You could easily add humorous element; a hyperdrive reaction coil held together with duct tape, food being cooked over a plasma vent, or an audio amniotronic alien creature named "Fluffy." However, I think humor would be most effective if kept subtle; each joke being a reward of sorts for sitting in a cerain place (and thus, coming to eat there more than once). Large meta-jokes tend to get old fast, and in this setting, repeat customers are extremely important.

Posts: 471
(12/12/05 2:34 pm)
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New Post My intial thoughts Good stuff so far. I’m going off awe and amusement…

My initial thought is that you’re eating at the dinning area of a top secret lab that you accidentally discovered (al a Men In Black). The entry way and exterior are non-descript, looking very ordinary. You walk up to an elevator and push the button, you are then asked to enter a secret code. Once you enter the code, the elevator then takes you to the dinning area.

Aliens are seen walking around and dinning with others. The waiters are new hires working their way up to secret agent. All sorts of top secret devices are being used in and around the dinning area. One area has a tele-transporter bringing in guest and food from around the world. Another area is a time machine docking lot, with great people from the past and future arriving and departing. Throughout the dinning areas are clues that point to the truth of some of the biggest government conspiracy theories ever.

If you want some interactive things, the dinning area can lead to a training facility where guest can train to be agents. These activates can range from video game type of simulations to a shooting range using out of the world guns.

Posts: 33
(12/13/05 12:22 pm)
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New Post Re: confusing I have always had a problem with theme resteraunts that have people eating in an non eating enviroment. (Why are people eating in a lab or space wreck or on a diffrent planet.) I think it cheapens the experience. Whatever story line we introduce I beleive should be a weird resteraunt or the dinner service on a space ship, but not in a lab or in the middle of the rainforest (how weak is that?)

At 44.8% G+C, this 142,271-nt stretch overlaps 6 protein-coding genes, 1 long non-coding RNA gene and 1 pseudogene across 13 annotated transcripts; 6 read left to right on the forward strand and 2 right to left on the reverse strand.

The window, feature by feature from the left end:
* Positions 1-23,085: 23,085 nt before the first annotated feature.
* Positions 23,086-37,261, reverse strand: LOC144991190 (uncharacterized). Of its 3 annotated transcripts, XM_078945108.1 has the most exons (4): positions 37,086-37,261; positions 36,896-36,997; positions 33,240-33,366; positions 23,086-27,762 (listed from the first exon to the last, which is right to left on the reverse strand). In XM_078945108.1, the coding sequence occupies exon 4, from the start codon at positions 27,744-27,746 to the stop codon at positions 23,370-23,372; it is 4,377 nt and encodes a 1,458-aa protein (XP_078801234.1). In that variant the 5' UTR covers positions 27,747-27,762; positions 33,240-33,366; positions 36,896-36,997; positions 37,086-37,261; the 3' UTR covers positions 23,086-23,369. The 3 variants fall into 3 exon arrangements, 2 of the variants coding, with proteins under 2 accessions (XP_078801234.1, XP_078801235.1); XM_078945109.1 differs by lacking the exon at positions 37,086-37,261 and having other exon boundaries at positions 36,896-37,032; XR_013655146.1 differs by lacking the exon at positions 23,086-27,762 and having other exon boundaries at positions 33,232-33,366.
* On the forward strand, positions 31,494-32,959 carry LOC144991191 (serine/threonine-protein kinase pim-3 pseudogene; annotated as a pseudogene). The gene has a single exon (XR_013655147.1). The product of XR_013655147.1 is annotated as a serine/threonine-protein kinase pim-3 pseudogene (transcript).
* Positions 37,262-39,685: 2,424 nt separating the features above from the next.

Posts: 53
(12/13/05 1:38 pm)
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New Post story I think if you have a story to accompany a theme (why you are eating there) that no theme is weak even in a dining experience.

Posts: 126
(12/13/05 3:09 pm)
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New Post RE:story True, but telling a complex story line in a restaurant setting is difficult (but not impossible).

Posts: 54
(12/13/05 4:14 pm)
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New Post exercises
yeah, there would be no need to make it complicated, all you would have to do is get them there

On a side note... does anyone else do, like, themeing exercises? Because of this whole conversation I'm going to exercise my brain by looking at existing themed rest. and I'll try to create a simple story to explain them. Like Rainforest, Pirate Ship, and so on and so forth.

Posts: 127
(12/14/05 12:14 am)
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New Post Re: exercises I often wonder that myself; does (whatever attraction I happen to be at) have some backstory that I'm not seeing, or is it just non-existent.

Still, one of the more important things I've learned on this board is that backstory and story are not synonomous. A story is strictly necesary; a backstory is not, and in some cases, may even be detremental.

Posts: 50
(12/14/05 8:24 pm)
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New Post Re: exercises Sometimes, I think, the backstory *is* the story, though...

For example, sometimes the backstory is: famous people have eaten here and signed their names on the wall/pictures.

For another place I've been too, it was: this was an old railway car back in the 1800's. Now you can eat inside it.